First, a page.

Image credit: Pasty Muncher
I've been thinking some more about why individual environmental action is not enough. It's not just that the metric for success—personal reductions in our impact, as opposed to collective—is on the wrong scale. It's the wrong metric too.
We are spending so much time worrying about how to reduce our impact, and be less bad, we are loosing sight of the fact that we can't just slow the destruction. We have to reverse it too. In many ways it's not a new argument. (Few arguments really are.) Cradle to Cradle co-author Michael Braungart's ant analogy most famously pointed out that ants both outnumber us and outweigh us, yet they manage to exist in complete harmony with the world around them.
Of course, slowing the destruction is one step on the path to regeneration. It just can't be an end in itself. I've lost count of the number of environmentalists I've met who seem perfectly happy to spend hours agonizing over ways to shave off every last gram from their own carbon footprint—but in doing so they miss out on opportunities to have a larger societal impact.
But what does a positive environmental footprint look like? It might look like the Scottish activists reforesting 600 square miles of ancient Caledonian forests, or city dwellers creating gardens in under-used train stations. It might look like scientists exploring sustainable use of biochar to sequester CO2. Or it might look like the Yorkshire villagers protecting themselves from floods through reforestation.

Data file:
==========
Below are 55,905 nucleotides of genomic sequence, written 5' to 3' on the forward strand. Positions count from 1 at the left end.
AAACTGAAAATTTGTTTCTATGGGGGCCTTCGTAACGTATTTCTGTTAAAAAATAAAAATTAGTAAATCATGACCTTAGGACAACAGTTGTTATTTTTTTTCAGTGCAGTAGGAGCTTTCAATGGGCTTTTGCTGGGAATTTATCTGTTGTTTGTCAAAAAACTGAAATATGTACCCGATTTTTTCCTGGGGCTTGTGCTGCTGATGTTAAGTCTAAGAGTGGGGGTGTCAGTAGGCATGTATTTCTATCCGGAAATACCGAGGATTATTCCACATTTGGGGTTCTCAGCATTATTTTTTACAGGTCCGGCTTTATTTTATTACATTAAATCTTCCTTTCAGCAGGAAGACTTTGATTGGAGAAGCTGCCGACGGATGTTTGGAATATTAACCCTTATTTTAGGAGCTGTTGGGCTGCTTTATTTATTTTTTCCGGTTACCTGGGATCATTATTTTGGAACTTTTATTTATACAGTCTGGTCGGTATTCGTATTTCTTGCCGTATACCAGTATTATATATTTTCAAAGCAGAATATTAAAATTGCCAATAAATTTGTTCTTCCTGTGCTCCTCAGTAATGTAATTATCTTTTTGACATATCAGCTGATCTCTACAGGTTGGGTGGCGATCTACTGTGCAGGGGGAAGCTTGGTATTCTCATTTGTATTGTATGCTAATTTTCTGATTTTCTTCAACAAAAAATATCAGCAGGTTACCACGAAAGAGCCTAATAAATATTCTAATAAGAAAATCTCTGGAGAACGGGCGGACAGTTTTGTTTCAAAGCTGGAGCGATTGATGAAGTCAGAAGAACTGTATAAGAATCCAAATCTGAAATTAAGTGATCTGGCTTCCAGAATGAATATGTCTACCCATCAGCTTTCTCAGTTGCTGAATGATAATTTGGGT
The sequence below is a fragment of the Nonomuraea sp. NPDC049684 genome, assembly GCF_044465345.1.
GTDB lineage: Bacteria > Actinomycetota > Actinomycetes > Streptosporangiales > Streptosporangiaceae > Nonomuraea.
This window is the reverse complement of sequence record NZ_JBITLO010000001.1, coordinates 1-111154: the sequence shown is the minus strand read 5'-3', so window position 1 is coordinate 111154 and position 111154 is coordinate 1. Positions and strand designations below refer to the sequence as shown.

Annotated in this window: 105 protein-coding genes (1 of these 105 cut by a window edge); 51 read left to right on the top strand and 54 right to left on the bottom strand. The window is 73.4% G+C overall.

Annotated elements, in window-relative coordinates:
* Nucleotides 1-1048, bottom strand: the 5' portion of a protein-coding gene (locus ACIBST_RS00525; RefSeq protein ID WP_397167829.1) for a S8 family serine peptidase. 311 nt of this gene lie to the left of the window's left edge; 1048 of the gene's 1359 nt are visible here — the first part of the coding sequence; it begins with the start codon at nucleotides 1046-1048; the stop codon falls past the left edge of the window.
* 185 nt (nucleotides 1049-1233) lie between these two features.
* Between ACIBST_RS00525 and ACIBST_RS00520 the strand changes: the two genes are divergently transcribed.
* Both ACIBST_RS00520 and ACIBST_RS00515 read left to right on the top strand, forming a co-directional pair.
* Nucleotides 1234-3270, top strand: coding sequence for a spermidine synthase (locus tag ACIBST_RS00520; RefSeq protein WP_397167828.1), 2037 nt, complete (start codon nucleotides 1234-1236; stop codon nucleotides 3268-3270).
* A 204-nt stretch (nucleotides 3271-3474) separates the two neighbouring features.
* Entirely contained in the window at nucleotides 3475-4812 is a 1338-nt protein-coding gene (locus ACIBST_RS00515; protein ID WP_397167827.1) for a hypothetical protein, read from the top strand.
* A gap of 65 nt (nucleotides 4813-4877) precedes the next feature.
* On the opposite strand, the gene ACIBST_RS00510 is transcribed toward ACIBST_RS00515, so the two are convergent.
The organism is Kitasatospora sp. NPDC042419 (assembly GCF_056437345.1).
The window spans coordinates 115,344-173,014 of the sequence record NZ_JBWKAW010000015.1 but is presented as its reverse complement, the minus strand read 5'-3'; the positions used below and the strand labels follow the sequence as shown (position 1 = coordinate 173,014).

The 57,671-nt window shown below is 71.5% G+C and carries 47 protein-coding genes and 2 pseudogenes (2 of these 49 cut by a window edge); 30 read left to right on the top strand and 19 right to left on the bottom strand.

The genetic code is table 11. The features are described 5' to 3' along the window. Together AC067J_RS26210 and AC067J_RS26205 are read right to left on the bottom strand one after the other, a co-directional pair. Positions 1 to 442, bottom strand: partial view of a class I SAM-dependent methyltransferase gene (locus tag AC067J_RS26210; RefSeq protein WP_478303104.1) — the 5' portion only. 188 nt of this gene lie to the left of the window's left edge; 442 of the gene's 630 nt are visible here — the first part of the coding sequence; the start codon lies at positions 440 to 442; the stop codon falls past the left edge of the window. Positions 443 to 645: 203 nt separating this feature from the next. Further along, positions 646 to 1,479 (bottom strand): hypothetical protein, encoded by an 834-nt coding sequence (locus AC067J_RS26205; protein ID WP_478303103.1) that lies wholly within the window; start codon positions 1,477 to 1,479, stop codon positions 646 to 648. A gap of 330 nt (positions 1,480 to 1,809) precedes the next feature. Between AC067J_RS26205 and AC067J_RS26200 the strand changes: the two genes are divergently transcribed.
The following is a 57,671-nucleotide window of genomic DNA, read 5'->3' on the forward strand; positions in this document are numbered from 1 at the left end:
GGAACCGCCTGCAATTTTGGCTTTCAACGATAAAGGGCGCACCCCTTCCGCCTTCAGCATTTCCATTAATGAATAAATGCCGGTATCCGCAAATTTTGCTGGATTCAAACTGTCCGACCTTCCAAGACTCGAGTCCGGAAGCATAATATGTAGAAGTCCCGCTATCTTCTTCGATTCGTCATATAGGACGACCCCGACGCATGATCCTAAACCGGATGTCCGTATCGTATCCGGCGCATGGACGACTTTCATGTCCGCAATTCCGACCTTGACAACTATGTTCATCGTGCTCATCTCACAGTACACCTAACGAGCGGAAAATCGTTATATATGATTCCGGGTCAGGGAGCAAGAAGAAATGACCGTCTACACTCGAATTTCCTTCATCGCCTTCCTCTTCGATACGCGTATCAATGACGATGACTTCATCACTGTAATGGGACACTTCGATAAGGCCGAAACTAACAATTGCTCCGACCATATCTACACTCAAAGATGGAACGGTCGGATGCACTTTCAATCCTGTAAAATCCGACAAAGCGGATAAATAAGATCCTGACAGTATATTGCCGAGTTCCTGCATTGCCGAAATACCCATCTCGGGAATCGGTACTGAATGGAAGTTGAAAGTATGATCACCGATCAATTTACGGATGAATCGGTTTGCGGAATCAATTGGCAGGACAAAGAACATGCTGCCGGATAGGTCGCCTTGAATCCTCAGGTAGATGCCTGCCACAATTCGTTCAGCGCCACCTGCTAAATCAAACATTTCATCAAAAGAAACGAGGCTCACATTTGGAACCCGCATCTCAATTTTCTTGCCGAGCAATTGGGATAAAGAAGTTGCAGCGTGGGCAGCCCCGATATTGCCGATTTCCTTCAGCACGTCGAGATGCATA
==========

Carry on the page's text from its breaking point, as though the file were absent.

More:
Many of us are probably already taking small steps to regenerate the earth around us. Whether we are composting our waste, or planting wildflowers, we can all do something to not just do less harm, but actually start repairing the damage too.
We are not a species that needs to wish our impact out of existence. We just need to understand, embrace and develop the idea that we can be productive members of the ecosystems we rely on.